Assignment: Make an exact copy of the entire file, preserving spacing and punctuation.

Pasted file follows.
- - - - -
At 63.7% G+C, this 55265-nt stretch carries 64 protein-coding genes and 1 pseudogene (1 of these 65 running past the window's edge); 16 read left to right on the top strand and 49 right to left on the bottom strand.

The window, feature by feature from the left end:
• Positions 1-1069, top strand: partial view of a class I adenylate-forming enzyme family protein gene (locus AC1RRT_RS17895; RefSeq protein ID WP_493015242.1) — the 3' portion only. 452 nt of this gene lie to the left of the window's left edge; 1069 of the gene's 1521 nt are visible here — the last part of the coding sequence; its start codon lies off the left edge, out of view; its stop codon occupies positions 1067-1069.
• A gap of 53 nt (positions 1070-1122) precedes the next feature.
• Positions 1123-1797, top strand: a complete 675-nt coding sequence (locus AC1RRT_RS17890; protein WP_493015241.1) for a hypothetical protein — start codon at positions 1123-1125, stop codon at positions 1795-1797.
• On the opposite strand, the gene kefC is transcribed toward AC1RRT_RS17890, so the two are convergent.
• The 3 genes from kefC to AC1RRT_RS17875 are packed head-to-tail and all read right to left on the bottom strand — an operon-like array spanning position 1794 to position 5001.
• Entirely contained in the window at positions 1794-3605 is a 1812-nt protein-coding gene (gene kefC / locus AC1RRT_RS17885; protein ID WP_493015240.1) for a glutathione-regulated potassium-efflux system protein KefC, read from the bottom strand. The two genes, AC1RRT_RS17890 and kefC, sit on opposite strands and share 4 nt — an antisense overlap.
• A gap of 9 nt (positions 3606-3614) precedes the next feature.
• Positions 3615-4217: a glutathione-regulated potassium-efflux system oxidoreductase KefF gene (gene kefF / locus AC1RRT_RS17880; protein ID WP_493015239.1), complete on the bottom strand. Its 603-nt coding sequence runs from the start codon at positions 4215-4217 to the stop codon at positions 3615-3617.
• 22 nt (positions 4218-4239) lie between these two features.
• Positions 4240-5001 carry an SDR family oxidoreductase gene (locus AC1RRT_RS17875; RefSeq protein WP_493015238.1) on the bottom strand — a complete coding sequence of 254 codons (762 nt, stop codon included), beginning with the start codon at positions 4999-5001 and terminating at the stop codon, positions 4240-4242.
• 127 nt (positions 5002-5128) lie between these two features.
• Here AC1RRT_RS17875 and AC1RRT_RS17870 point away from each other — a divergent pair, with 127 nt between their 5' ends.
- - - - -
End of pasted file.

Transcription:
At 63.7% G+C, this 55265-nt stretch carries 64 protein-coding genes and 1 pseudogene (1 of these 65 running past the window's edge); 16 read left to right on the top strand and 49 right to left on the bottom strand.

The window, feature by feature from the left end:
• Positions 1-1069, top strand: partial view of a class I adenylate-forming enzyme family protein gene (locus AC1RRT_RS17895; RefSeq protein ID WP_493015242.1) — the 3' portion only. 452 nt of this gene lie to the left of the window's left edge; 1069 of the gene's 1521 nt are visible here — the last part of the coding sequence; its start codon lies off the left edge, out of view; its stop codon occupies positions 1067-1069.
• A gap of 53 nt (positions 1070-1122) precedes the next feature.
• Positions 1123-1797, top strand: a complete 675-nt coding sequence (locus AC1RRT_RS17890; protein WP_493015241.1) for a hypothetical protein — start codon at positions 1123-1125, stop codon at positions 1795-1797.
• On the opposite strand, the gene kefC is transcribed toward AC1RRT_RS17890, so the two are convergent.
• The 3 genes from kefC to AC1RRT_RS17875 are packed head-to-tail and all read right to left on the bottom strand — an operon-like array spanning position 1794 to position 5001.
• Entirely contained in the window at positions 1794-3605 is a 1812-nt protein-coding gene (gene kefC / locus AC1RRT_RS17885; protein ID WP_493015240.1) for a glutathione-regulated potassium-efflux system protein KefC, read from the bottom strand. The two genes, AC1RRT_RS17890 and kefC, sit on opposite strands and share 4 nt — an antisense overlap.
• A gap of 9 nt (positions 3606-3614) precedes the next feature.
• Positions 3615-4217: a glutathione-regulated potassium-efflux system oxidoreductase KefF gene (gene kefF / locus AC1RRT_RS17880; protein ID WP_493015239.1), complete on the bottom strand. Its 603-nt coding sequence runs from the start codon at positions 4215-4217 to the stop codon at positions 3615-3617.
• 22 nt (positions 4218-4239) lie between these two features.
• Positions 4240-5001 carry an SDR family oxidoreductase gene (locus AC1RRT_RS17875; RefSeq protein WP_493015238.1) on the bottom strand — a complete coding sequence of 254 codons (762 nt, stop codon included), beginning with the start codon at positions 4999-5001 and terminating at the stop codon, positions 4240-4242.
• 127 nt (positions 5002-5128) lie between these two features.
• Here AC1RRT_RS17875 and AC1RRT_RS17870 point away from each other — a divergent pair, with 127 nt between their 5' ends.